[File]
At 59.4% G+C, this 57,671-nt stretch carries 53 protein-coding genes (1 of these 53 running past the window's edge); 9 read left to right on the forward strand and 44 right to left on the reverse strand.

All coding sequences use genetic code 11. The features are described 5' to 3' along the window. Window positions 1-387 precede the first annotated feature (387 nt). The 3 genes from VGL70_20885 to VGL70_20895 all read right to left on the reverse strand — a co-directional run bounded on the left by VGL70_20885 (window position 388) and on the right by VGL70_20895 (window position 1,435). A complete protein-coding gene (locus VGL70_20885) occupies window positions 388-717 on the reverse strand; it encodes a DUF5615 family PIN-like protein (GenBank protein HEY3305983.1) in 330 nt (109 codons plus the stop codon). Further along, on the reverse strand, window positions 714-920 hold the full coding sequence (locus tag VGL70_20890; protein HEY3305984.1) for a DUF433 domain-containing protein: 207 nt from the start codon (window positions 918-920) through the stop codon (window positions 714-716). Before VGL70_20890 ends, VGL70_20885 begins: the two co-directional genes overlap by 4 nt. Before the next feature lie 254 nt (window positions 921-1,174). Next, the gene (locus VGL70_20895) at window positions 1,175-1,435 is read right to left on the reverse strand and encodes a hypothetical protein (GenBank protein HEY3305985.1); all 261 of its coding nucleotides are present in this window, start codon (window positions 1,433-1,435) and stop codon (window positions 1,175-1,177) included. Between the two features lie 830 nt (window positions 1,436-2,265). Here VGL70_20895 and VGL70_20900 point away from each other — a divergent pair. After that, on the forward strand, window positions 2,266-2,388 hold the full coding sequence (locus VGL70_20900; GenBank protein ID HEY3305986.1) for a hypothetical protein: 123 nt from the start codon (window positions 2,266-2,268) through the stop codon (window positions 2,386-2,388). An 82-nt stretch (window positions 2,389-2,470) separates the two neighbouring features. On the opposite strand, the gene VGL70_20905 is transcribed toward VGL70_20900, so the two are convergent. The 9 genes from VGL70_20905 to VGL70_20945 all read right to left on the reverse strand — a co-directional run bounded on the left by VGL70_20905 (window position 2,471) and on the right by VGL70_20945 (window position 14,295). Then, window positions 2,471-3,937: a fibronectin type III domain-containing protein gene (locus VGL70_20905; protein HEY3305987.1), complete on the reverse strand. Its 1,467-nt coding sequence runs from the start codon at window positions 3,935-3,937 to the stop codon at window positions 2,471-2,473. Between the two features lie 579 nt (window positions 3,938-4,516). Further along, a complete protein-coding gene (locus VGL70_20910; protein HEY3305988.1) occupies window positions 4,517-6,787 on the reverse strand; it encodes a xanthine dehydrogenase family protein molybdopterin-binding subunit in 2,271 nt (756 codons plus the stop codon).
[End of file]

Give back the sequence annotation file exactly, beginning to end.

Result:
At 59.4% G+C, this 57,671-nt stretch carries 53 protein-coding genes (1 of these 53 running past the window's edge); 9 read left to right on the forward strand and 44 right to left on the reverse strand.

All coding sequences use genetic code 11. The features are described 5' to 3' along the window. Window positions 1-387 precede the first annotated feature (387 nt). The 3 genes from VGL70_20885 to VGL70_20895 all read right to left on the reverse strand — a co-directional run bounded on the left by VGL70_20885 (window position 388) and on the right by VGL70_20895 (window position 1,435). A complete protein-coding gene (locus VGL70_20885) occupies window positions 388-717 on the reverse strand; it encodes a DUF5615 family PIN-like protein (GenBank protein HEY3305983.1) in 330 nt (109 codons plus the stop codon). Further along, on the reverse strand, window positions 714-920 hold the full coding sequence (locus tag VGL70_20890; protein HEY3305984.1) for a DUF433 domain-containing protein: 207 nt from the start codon (window positions 918-920) through the stop codon (window positions 714-716). Before VGL70_20890 ends, VGL70_20885 begins: the two co-directional genes overlap by 4 nt. Before the next feature lie 254 nt (window positions 921-1,174). Next, the gene (locus VGL70_20895) at window positions 1,175-1,435 is read right to left on the reverse strand and encodes a hypothetical protein (GenBank protein HEY3305985.1); all 261 of its coding nucleotides are present in this window, start codon (window positions 1,433-1,435) and stop codon (window positions 1,175-1,177) included. Between the two features lie 830 nt (window positions 1,436-2,265). Here VGL70_20895 and VGL70_20900 point away from each other — a divergent pair. After that, on the forward strand, window positions 2,266-2,388 hold the full coding sequence (locus VGL70_20900; GenBank protein ID HEY3305986.1) for a hypothetical protein: 123 nt from the start codon (window positions 2,266-2,268) through the stop codon (window positions 2,386-2,388). An 82-nt stretch (window positions 2,389-2,470) separates the two neighbouring features. On the opposite strand, the gene VGL70_20905 is transcribed toward VGL70_20900, so the two are convergent. The 9 genes from VGL70_20905 to VGL70_20945 all read right to left on the reverse strand — a co-directional run bounded on the left by VGL70_20905 (window position 2,471) and on the right by VGL70_20945 (window position 14,295). Then, window positions 2,471-3,937: a fibronectin type III domain-containing protein gene (locus VGL70_20905; protein HEY3305987.1), complete on the reverse strand. Its 1,467-nt coding sequence runs from the start codon at window positions 3,935-3,937 to the stop codon at window positions 2,471-2,473. Between the two features lie 579 nt (window positions 3,938-4,516). Further along, a complete protein-coding gene (locus VGL70_20910; protein HEY3305988.1) occupies window positions 4,517-6,787 on the reverse strand; it encodes a xanthine dehydrogenase family protein molybdopterin-binding subunit in 2,271 nt (756 codons plus the stop codon).